Hybrid Working and Your Leadership

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Hybrid Working and Your Leadership

A return to the office and the more traditional way of working is starting to happen.  Of course there are risks and rewards of doing this.  And from several conversations I’ve had with clients I know there are many preferences for the future.  I also understand that remote working has challenged our ability to stay connected in a meaningful way.

A Gartner CFO Survey showed that 74% of companies intend to shift some employees to remote work permanently. Whilst some companies have pushed their return to office date to early 2022 we’re likely to see a hybrid working model become the norm.

And what impact does this have for our leadership?


Command and Control

Whilst leadership wasn’t all about command and control.  There was an aspect of more immediate feedback when we were in the office and so we could respond accordingly.

Now we can’t physically sense and see one another, any kinks in the relationship and there is a tendency to overcome these by managing things, and with that people, more tightly.  Micromanagement is on the rise.  Issues of trust are on the increase.  And when you factor in the swift ways things have been changing our thinking has become more tactical than strategic.

All in all a potent recipe for demotivation.


Situational Leadership

What’s been asked of us as leaders is our ability to stay open minded, present and alert to the context we’re managing and leading at the moment.  What’s required today, this week, could very well and probably will be different the next week.  What one person needs right now could shift in 24 hours, depending on what’s happening.

We long for certainty, stability, predictability.  What we find comfortable is because it’s known.  Even if something is better for us, the team, the business, if it makes us feel uncomfortable, we look to reduce it to lessen the anxiety.

Autonomy and responsibility are something our employees have been seeking, and the last 18 months have given us a huge window to allow them to take this.

What it’s shown us is how much we perhaps spoon fed or picked up the pieces.  Or how much we smothered and never realised.

Now we really can empower our staff to make decisions.

And in the transition, we need to watch that they don’t feel abandoned.

If there is a lack of clarity, feedback and communication of expectations, then once again we’ll see motivation drop.


Outcomes v Activities

An opportunity in this shift in how we work is that our focus should be on agreeing outcomes, i.e results, rather than a list of activities and things to do.  Once we both know the desired result, then how we get there, the things we do and how long it takes are where our autonomy kicks in.  And by how long it takes I’m taking about a shift in mindset from 9-5, or working super long hours.  Agree a deliverable date for the result, not the number of hours you think it should take to get the result.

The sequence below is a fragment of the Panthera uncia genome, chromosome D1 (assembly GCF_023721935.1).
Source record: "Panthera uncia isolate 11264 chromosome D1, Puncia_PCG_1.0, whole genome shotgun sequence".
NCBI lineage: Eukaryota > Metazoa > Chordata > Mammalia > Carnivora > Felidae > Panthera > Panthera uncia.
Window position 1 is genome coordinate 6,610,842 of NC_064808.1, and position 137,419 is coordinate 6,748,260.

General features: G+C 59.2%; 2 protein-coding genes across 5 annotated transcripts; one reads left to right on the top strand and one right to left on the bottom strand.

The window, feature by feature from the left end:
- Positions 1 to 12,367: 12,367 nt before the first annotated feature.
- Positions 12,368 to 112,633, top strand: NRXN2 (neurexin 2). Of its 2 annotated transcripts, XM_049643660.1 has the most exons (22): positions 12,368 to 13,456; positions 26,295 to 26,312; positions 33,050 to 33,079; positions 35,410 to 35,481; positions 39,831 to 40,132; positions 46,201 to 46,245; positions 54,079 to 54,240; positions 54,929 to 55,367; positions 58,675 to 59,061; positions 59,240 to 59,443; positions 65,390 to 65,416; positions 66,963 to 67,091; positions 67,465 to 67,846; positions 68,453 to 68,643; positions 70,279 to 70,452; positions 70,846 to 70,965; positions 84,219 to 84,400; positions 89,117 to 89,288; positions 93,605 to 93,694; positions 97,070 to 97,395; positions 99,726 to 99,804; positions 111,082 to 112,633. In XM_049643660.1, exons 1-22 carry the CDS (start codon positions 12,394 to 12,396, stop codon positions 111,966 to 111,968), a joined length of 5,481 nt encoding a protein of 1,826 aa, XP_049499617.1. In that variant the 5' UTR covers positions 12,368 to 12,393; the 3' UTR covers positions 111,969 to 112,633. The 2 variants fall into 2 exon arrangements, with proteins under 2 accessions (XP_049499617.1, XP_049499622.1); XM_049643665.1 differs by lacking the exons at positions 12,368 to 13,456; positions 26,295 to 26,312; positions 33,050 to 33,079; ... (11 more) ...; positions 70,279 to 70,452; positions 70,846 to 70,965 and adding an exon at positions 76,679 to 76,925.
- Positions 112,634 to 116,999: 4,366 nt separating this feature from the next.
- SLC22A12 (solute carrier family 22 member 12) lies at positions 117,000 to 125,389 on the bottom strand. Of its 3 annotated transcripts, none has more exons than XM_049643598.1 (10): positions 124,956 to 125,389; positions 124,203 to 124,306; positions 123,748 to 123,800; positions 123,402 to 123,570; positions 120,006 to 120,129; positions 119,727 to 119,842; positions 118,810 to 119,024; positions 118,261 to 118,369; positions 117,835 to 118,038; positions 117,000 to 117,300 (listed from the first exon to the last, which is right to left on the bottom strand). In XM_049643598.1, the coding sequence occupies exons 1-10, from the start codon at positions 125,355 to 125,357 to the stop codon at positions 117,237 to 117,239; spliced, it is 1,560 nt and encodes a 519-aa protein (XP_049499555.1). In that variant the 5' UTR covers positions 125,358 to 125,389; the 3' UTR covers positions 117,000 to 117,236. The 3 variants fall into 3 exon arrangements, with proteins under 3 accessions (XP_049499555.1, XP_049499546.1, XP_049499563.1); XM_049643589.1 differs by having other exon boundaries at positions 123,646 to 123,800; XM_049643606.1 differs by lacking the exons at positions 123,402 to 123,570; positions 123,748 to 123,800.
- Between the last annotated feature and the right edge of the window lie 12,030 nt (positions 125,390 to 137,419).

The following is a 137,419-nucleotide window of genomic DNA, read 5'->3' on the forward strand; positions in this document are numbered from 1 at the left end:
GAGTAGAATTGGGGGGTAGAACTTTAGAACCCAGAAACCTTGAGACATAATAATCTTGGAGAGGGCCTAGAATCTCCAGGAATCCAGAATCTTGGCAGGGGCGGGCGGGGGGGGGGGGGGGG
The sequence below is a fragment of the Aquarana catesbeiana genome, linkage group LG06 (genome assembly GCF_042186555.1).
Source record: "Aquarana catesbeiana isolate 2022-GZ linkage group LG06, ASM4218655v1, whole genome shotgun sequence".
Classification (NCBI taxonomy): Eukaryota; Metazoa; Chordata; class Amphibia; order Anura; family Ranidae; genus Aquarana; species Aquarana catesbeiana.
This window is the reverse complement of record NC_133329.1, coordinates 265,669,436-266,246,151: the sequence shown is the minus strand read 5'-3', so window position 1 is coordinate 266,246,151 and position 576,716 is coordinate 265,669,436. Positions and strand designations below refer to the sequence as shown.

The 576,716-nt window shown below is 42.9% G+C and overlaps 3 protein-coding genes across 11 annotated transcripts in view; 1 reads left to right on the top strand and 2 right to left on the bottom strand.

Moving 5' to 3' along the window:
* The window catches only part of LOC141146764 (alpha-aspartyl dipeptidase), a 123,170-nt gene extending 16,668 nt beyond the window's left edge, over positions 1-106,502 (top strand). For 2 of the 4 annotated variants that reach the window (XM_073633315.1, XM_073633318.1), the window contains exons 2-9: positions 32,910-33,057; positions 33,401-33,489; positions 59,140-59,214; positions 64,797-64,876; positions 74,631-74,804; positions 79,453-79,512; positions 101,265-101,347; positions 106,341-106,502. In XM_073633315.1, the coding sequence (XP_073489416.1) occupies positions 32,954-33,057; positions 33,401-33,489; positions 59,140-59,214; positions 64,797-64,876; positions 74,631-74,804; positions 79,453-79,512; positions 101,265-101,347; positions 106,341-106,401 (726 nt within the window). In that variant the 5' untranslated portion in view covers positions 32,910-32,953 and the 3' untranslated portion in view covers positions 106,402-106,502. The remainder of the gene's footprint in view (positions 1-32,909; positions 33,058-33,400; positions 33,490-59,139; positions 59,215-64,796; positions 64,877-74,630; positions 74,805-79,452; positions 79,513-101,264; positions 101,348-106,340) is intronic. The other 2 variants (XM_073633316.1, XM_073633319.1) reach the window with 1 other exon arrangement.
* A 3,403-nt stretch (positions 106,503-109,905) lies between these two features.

Isolation and Fatigue

Of course in remote working we’re seeing a rise in isolation and fatigue.  In the office, even if you were only there 2 days a week you could notice if some one was isolating themselves or being isolated.  You could spot signs of fatigue before it became burnout.

Remote working and one that’s happened through crisis, fear and loss, means it’s far harder to spot these things early on.

Our challenge is to help people cope with the blurring of personal and work life.  What’s absolutely fine, what’s OK, what’s desirable, what’s not acceptable.

Share, humanise, give clarity.

There are some zoomies… and if you don’t have your video on, or you do and your other half walks into the room singing their head off, it really doesn’t matter.  There are other zoomies and I want to see you, bad hair day, bags under your eyes, cat walking across the desk, the lot.

Again it’s about the context rather than a set of absolutes.

It’s also about creating that relationship that allows for vulnerability.  It’s easy and tempting to always be positive when you connect.  And if in the conversations you or the other person are always positive, it’s a sign.  We open up and share how we really feel with those we trust.

This is an opportunity for you to enhance your coaching skills, your emotional intelligence, your communication flexibility to build a relationship with your team that means they’ll volunteer or share earlier how they’re really coping and handling work and life at the moment.

Then the next challenge is helping them increase their resilience.


Home, office..

Some people are chomping at the bit to get back into the office.  Others are dreading the day.  Some businesses will return to 100% office, others have already sold the premises.  The rest will be a blend.

Manging the mix will pose further challenges.  Vital here are honest conversations and transparency.  Be mindful here of the stories that you tell yourself.  The stories that take hold within the team.


I’ve said several times that a key component of being a great leader is your ability to be of service to those you lead.  These are extraordinary times demanding much from leadership.

Look at what your people need most from you over the coming months.  Where have you got it sorted and where are their needs asking you to grow?

And if you’d like help with developing your remote leadership skills get in touch.


2022-01-18T14:33:30+00:00By |Leadership, Podcast|
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